Pension plan sponsors facing advice conundrum

By Doug Watt | November 10, 2004 | Last updated on November 10, 2004
3 min read

(November 10, 2004) Canadian companies offering defined contribution (DC) pension plans agree that offering financial advice to employees is important, but are unsure how to proceed, a new survey suggests. Simply communicating the need for advice and encouraging employees to seek out that advice independently could be the answer.

The survey was conducted for Sun Life Financial by researchers at Benefits Canada magazine (the same research team responsible for the Advisor Group’s Annual Dollars & Sense Survey).

When asked to characterize the communication they provide to employees with respect to DC plans, 54% of employers said they provide information, 40% said they provide education, but only 6% said they offer financial advice. However, 25% said they would like to categorize themselves at the advice end of the spectrum two years from now.

In addition, 80% agreed with the statement that education will only benefit some DC plan members — others will need advice. And six in 10 of those surveyed said providing access to financial advice would be a necessity in the future to avoid financial liability.

But despite the apparent increased interest in offering advice, many employers are reluctant to take that step.

“The risk of litigation is the biggest barrier to offering DC plan members access to financial advice, according to the survey,” says Sun Life vice-president Lori Bak. “But a real conundrum exists for employers — fully half of plan sponsors surveyed said that providing members with access to good solid financial advice will actually reduce their financial liability.”

However, 46% of those surveyed said plan sponsors need to “err on the side of caution” by providing limited information to plan members, thereby reducing financial liability.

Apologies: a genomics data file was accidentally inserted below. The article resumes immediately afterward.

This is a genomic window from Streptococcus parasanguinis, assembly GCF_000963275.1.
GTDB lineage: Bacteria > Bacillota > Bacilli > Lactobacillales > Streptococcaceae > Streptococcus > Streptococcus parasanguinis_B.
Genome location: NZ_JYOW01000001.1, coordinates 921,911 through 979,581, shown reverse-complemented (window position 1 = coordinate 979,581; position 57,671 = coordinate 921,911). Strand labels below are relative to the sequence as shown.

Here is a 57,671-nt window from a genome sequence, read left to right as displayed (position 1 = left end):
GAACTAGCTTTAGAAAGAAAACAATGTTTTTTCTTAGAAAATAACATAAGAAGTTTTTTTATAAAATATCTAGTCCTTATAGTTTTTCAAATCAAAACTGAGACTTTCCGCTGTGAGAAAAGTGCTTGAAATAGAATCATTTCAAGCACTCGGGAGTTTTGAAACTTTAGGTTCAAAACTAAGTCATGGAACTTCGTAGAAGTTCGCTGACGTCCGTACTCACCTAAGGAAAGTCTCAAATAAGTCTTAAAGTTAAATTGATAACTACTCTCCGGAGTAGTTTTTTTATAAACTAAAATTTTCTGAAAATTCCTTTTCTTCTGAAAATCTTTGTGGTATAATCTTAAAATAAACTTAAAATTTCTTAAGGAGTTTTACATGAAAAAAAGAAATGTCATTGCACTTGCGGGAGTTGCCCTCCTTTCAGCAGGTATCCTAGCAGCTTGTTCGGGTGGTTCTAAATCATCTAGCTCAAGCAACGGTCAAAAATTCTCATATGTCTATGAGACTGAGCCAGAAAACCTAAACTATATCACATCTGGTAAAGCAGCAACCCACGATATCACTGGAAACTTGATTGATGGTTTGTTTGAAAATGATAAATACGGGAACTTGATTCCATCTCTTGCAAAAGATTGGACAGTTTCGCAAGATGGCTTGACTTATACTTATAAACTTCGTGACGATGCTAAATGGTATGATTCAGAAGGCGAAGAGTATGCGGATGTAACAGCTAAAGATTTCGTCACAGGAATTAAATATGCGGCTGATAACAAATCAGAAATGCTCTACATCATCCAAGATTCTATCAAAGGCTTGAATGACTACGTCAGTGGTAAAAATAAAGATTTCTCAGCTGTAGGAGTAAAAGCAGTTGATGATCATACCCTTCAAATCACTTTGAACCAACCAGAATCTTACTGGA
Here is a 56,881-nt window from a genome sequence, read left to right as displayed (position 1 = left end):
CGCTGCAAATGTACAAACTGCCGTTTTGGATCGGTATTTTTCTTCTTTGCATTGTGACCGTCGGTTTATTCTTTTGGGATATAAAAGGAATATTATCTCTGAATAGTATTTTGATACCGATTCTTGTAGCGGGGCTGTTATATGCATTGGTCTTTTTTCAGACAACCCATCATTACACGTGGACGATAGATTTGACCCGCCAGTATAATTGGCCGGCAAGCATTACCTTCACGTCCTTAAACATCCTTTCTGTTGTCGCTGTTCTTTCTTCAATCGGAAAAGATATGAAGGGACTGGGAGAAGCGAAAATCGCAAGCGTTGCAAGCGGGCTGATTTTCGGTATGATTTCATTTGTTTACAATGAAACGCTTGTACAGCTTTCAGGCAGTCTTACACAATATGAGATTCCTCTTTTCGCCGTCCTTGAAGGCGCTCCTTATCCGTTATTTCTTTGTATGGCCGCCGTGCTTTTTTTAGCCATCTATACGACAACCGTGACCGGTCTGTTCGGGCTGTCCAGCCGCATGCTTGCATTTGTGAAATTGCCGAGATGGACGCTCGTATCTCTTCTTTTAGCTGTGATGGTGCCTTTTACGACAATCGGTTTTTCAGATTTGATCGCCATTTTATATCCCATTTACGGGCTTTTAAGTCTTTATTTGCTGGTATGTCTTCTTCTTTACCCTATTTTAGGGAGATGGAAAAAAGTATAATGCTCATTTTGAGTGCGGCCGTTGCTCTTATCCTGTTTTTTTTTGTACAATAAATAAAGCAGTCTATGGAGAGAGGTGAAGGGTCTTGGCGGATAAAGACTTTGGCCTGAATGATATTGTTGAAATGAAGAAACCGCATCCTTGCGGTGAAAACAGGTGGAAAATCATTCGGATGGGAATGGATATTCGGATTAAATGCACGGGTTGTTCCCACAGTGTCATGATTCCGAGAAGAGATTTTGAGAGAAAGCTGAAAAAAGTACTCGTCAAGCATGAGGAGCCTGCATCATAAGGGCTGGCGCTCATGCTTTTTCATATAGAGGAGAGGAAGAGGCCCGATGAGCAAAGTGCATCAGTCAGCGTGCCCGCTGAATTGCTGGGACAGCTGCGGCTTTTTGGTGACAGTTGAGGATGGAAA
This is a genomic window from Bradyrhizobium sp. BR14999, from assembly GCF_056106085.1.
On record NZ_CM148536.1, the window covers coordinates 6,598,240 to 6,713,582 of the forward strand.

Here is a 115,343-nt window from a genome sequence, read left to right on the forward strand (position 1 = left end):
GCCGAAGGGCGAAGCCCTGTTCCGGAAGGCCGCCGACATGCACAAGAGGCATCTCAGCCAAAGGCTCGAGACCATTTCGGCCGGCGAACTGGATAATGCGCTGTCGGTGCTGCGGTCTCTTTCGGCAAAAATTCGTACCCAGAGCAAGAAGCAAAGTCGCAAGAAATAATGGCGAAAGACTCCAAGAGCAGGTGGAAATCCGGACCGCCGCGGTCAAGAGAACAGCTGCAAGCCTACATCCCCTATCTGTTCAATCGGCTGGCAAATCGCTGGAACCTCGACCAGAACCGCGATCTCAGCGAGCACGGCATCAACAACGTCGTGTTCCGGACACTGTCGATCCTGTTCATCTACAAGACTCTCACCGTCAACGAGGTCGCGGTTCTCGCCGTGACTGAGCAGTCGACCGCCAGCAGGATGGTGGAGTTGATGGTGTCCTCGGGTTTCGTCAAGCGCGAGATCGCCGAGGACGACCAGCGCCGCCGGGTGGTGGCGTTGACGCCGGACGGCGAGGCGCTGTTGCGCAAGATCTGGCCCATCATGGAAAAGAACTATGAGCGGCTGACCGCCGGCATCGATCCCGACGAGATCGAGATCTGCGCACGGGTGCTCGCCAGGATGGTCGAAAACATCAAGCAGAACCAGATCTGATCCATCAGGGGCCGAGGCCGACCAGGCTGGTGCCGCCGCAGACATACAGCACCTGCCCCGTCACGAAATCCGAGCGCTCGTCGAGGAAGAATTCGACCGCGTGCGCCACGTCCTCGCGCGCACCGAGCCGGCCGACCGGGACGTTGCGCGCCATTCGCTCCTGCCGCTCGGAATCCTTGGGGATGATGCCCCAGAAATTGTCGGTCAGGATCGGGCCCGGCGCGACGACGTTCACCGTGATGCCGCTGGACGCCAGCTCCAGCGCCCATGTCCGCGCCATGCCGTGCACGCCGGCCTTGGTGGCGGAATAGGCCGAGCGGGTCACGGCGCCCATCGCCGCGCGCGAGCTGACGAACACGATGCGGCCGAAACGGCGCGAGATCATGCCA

Even outsourcing financial advice to a third party provider, a recent trend in the industry, is risky, notes Colin Ripsman of Mercer Human Resources Consulting in Toronto. So-called “safe harbour” protection covering properly selected investment advice exists for employers in the U.S. But in Canada, the Joint Forum of Financial Market Regulators’ recently-released Capital Accumulation Guidelines doesn’t cover that issue, he points out. “The guidelines say that if you provide advice through third-party providers, you have an obligation to monitor its effectiveness over time.”

“Right now, it’s too easy for an employee in the future to challenge the advice they are given with the benefit of hindsight,” he suggests.

At least one plan sponsor thinks pension plan members should be encouraged to seek independent financial advice outside of the employer. “A plan sponsor doesn’t have the whole picture of the members’ assets,” says Jean-Gregoire Morand of Normandin Beaudry. “An independent advisor chosen by the plan member would have this.”

Ripsman agrees, stating that the need for advice can be communicated to employees, rather than having the plan sponsor offer the advice themselves. “One of the primary factors to communicate to plan members is the potential need for them to go out and get their own independent financial advice.”

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  • The report concludes that since offering direct advice to plan members represents an almost insurmountable challenge, “perhaps communicating the importance of advice over time will help plan members seek out independent advice to help them take control of their financial future. Whatever the case, advice will be top of mind for plan sponsors in the years ahead.”

    The study is based on 157 online surveys completed by Canadian employers who offer DC pension plans, hybrid pension plans (with DC and defined benefit components), or group registered retirement savings plans. The survey was conducted between August 31 and September 14, 2004. The margin of error for a sample this size is plus or minus 6.4%, 18 times out of 20.

    Filed by Doug Watt,,


    Doug Watt